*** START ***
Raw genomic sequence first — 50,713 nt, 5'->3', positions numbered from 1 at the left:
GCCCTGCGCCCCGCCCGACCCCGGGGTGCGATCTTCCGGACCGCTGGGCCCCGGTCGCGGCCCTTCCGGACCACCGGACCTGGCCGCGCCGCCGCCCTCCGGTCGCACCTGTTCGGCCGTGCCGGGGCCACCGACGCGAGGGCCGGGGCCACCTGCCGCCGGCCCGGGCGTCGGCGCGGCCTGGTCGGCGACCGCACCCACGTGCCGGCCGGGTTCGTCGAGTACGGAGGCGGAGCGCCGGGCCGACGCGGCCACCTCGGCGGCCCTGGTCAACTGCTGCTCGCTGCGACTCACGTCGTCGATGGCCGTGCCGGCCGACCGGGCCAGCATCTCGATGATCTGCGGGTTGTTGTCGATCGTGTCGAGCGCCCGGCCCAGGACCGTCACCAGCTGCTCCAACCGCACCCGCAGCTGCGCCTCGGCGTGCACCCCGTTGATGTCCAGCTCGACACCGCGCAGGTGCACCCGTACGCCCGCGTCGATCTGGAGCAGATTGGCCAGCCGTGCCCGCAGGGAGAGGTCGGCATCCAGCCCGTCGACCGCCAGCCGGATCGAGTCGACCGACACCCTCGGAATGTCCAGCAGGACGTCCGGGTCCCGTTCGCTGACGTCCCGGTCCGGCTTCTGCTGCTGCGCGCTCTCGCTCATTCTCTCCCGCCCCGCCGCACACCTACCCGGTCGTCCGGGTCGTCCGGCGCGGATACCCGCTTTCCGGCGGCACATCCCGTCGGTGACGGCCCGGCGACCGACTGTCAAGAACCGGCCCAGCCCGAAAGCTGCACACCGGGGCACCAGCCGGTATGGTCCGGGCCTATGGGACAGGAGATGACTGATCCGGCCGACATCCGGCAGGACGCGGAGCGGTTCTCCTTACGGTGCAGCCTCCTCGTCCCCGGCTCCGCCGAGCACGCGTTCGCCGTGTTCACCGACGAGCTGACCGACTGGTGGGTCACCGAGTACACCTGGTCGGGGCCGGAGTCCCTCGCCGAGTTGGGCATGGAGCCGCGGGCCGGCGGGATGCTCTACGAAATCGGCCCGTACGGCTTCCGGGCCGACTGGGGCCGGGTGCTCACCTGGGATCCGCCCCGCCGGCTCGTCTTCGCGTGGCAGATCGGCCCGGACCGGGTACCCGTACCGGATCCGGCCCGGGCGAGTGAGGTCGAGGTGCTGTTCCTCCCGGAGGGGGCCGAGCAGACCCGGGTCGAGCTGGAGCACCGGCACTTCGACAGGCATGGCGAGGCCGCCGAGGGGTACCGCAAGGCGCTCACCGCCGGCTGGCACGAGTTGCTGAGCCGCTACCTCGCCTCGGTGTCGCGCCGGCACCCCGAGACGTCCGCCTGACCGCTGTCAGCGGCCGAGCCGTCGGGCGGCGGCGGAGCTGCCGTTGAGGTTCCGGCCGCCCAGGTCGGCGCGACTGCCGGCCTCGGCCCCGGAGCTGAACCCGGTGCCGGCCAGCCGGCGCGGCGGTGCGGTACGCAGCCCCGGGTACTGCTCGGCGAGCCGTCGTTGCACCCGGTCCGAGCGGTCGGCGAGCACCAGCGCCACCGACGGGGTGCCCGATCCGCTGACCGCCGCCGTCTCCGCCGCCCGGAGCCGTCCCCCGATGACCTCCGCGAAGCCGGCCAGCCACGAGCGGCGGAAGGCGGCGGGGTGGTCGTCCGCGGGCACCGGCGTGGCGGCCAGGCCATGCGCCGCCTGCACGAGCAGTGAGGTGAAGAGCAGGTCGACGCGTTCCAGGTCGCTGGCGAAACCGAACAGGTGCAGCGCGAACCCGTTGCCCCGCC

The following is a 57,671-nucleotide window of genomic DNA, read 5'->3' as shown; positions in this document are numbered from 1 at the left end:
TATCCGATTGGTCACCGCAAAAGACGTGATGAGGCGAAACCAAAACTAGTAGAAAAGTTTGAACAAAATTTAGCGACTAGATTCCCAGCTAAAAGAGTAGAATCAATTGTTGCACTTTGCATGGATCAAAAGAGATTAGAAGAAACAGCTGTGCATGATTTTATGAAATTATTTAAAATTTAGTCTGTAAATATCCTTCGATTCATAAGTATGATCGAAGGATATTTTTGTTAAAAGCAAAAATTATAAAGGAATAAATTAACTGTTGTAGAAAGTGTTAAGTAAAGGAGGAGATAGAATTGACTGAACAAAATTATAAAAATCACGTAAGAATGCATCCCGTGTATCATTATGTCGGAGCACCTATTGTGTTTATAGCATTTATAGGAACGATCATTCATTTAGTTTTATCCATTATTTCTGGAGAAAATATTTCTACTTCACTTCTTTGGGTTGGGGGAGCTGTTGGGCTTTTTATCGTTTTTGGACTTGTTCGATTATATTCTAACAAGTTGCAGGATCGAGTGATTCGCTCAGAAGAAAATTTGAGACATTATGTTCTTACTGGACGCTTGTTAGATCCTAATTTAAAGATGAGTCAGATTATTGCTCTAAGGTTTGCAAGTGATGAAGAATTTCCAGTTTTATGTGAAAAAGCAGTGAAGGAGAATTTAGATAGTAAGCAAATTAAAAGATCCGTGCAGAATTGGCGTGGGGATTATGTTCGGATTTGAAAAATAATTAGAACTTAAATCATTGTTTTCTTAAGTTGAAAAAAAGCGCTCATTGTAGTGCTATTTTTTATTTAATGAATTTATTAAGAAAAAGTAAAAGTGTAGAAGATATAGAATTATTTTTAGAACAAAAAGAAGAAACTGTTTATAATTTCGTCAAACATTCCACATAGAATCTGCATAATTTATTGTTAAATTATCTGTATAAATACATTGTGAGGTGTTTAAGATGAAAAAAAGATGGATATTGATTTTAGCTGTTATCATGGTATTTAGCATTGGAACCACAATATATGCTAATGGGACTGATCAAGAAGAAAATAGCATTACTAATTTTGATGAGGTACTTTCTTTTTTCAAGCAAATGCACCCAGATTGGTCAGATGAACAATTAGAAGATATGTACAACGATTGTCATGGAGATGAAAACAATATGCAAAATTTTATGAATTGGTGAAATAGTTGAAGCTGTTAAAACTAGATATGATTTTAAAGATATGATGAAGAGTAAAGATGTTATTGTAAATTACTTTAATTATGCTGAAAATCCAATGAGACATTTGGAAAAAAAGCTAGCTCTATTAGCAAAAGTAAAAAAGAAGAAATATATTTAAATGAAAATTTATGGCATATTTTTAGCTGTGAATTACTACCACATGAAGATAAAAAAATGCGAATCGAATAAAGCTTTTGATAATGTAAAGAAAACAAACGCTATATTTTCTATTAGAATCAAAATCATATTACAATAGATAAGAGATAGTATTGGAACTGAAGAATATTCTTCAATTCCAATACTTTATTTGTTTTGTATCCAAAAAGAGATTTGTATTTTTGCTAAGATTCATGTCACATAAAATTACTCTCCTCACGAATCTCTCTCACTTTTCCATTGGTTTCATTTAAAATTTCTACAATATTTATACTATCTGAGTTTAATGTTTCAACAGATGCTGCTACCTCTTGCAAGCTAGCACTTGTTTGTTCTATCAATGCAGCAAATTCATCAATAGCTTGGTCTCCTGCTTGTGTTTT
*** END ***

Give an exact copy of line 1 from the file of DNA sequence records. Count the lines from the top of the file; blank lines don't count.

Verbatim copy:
Raw genomic sequence first — 50,713 nt, 5'->3', positions numbered from 1 at the left: